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Police officer loses appeal against sacking

A police officer fired last year for use of excessive force during the arrest of a teenager has lost his appeal against dismissal.

Oswin Pereira was terminated from the Bermuda Police Service after he was accused of turning off his body camera and hitting a suspect with a baton after a high-speed chase in May 2017.

He was tried in Magistrates’ Court for unlawfully wounding the teen, and found not guilty in 2018 after arguing that the baton strike had been accidental.

But Mr Pereira was dismissed without notice for gross misconduct in January 2020, after a ruling by the police conduct panel.

The disciplinary tribunal found that his account of the incident, in which another officer joined in the arrest of the motorcycle rider, “appears to be wholly inconsistent with the body camera footage”.

The panel’s decision was overturned last August after a successful appeal to the Public Service Commission.

Stephen Corbishley, the Commissioner of Police, then challenged the PSC’s finding at a judicial review in the Supreme Court before Puisne Judge Shade Subair Williams.

Police won their case in February and the PSC decision was quashed.

Victoria Greening, Mr Pereira’s lawyer, told the Court of Appeal last month that the Supreme Court had overstepped its authority in making the ruling.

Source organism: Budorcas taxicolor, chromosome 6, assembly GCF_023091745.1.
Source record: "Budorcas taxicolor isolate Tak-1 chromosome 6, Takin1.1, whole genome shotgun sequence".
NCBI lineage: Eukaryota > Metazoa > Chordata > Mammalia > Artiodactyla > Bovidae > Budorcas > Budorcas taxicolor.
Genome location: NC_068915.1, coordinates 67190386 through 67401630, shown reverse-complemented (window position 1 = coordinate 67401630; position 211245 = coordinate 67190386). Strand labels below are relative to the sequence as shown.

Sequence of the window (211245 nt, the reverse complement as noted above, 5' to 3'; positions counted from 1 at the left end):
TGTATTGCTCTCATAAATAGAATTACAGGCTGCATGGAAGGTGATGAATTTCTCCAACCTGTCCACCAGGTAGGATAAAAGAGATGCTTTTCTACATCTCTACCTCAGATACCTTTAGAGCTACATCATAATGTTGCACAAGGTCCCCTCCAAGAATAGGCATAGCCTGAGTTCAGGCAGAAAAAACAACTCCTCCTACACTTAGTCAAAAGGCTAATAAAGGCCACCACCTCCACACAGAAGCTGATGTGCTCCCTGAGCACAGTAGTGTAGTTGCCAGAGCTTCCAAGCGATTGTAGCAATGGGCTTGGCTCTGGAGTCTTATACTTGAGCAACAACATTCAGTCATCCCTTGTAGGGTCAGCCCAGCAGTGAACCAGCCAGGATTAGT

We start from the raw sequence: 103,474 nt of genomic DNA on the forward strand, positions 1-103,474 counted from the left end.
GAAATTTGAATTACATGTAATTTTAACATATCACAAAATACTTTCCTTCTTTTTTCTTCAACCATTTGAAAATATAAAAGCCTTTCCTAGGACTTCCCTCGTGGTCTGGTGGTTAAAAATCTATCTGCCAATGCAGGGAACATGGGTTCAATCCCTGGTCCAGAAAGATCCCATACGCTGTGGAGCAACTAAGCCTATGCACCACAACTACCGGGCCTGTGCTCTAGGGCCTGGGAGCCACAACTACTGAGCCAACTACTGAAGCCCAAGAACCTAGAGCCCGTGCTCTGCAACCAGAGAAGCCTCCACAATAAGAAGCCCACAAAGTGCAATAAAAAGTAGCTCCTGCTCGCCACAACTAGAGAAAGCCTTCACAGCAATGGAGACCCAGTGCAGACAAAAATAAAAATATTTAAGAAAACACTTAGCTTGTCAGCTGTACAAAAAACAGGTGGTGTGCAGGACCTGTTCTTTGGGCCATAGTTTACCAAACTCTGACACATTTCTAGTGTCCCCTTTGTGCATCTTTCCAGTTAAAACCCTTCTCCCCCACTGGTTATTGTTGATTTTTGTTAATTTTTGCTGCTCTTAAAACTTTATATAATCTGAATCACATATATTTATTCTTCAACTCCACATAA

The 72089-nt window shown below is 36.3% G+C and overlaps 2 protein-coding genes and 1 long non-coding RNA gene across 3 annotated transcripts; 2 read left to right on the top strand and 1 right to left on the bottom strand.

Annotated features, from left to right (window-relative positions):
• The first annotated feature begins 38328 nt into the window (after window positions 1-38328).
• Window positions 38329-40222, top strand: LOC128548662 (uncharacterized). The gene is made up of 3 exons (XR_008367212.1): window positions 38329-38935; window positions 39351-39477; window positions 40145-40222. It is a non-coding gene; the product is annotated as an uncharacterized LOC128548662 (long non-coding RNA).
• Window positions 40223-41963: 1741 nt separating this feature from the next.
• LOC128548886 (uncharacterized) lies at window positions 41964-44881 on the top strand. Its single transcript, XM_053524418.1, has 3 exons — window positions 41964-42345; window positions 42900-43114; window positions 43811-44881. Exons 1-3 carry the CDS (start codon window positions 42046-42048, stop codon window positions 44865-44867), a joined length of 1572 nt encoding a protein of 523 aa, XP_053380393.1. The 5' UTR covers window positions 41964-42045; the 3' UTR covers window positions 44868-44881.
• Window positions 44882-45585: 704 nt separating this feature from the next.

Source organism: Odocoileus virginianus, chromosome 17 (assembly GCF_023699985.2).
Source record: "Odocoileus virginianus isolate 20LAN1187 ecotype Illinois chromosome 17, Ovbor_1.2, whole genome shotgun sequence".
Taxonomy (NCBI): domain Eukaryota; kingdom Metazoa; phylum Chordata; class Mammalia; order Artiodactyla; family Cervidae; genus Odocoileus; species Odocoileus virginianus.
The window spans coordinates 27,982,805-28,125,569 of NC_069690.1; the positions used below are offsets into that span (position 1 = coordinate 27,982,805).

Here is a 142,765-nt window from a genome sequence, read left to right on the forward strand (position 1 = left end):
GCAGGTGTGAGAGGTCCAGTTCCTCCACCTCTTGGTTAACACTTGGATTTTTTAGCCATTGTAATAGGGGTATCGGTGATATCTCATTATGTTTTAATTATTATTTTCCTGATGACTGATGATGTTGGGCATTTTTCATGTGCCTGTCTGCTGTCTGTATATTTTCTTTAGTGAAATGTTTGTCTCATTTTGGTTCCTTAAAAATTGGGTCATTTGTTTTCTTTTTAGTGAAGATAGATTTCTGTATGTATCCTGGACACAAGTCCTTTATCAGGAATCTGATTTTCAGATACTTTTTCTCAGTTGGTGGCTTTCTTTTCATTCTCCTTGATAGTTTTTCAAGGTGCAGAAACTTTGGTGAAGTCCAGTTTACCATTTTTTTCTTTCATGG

Ms Greening, who represented Mr Pereira since he appealed to the PSC, argued that the court could only overturn the commission’s ruling if it had gone against the law.

In the judgment, written by Justice of Appeal Geoffrey Bell, the court found that Mr Pereira’s conduct during the arrest still amounted to an “operational dishonesty”.

The court cited case law demonstrating the need for “the imposition of what may appear to be a harsh sanction arises from the requirement to maintain public confidence in the police service”.

Justice of Appeal Maurice Kay agreed, along with Sir Christopher Clarke, the President of the Court of Appeal, and the appeal was dismissed.

In a statement, the BPS welcomed the ruling.

Mr Corbishley said it marked the second time the BPS faced an appeal over the matter.

He said the court had found the police conduct panel, chaired by Alan Dunch, had been correct.

Mr Corbishley said the case had generated “much publicity”.

He added: “It is essential the public have trust and confidence in police officers and it is right that the BPS sought to defend the conduct panel’s original decision to dismiss Mr Pereira without notice which has today been upheld by the Court of Appeal.”

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